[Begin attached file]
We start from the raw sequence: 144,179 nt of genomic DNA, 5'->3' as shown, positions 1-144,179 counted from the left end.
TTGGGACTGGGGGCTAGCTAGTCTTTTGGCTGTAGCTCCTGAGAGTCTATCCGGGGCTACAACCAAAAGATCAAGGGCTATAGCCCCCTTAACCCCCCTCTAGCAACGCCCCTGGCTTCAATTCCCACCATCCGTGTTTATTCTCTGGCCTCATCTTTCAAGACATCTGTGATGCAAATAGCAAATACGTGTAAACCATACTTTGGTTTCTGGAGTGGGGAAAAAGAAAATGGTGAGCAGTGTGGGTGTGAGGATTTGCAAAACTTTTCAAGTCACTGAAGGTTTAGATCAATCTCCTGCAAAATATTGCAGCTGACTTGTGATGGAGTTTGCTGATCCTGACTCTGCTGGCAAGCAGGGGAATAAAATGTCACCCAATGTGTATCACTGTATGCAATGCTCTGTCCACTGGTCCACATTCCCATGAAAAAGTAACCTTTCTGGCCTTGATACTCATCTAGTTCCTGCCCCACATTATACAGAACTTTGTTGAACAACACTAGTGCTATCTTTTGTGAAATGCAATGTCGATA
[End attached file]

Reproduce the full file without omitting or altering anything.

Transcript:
We start from the raw sequence: 144,179 nt of genomic DNA, 5'->3' as shown, positions 1-144,179 counted from the left end.
TTGGGACTGGGGGCTAGCTAGTCTTTTGGCTGTAGCTCCTGAGAGTCTATCCGGGGCTACAACCAAAAGATCAAGGGCTATAGCCCCCTTAACCCCCCTCTAGCAACGCCCCTGGCTTCAATTCCCACCATCCGTGTTTATTCTCTGGCCTCATCTTTCAAGACATCTGTGATGCAAATAGCAAATACGTGTAAACCATACTTTGGTTTCTGGAGTGGGGAAAAAGAAAATGGTGAGCAGTGTGGGTGTGAGGATTTGCAAAACTTTTCAAGTCACTGAAGGTTTAGATCAATCTCCTGCAAAATATTGCAGCTGACTTGTGATGGAGTTTGCTGATCCTGACTCTGCTGGCAAGCAGGGGAATAAAATGTCACCCAATGTGTATCACTGTATGCAATGCTCTGTCCACTGGTCCACATTCCCATGAAAAAGTAACCTTTCTGGCCTTGATACTCATCTAGTTCCTGCCCCACATTATACAGAACTTTGTTGAACAACACTAGTGCTATCTTTTGTGAAATGCAATGTCGATA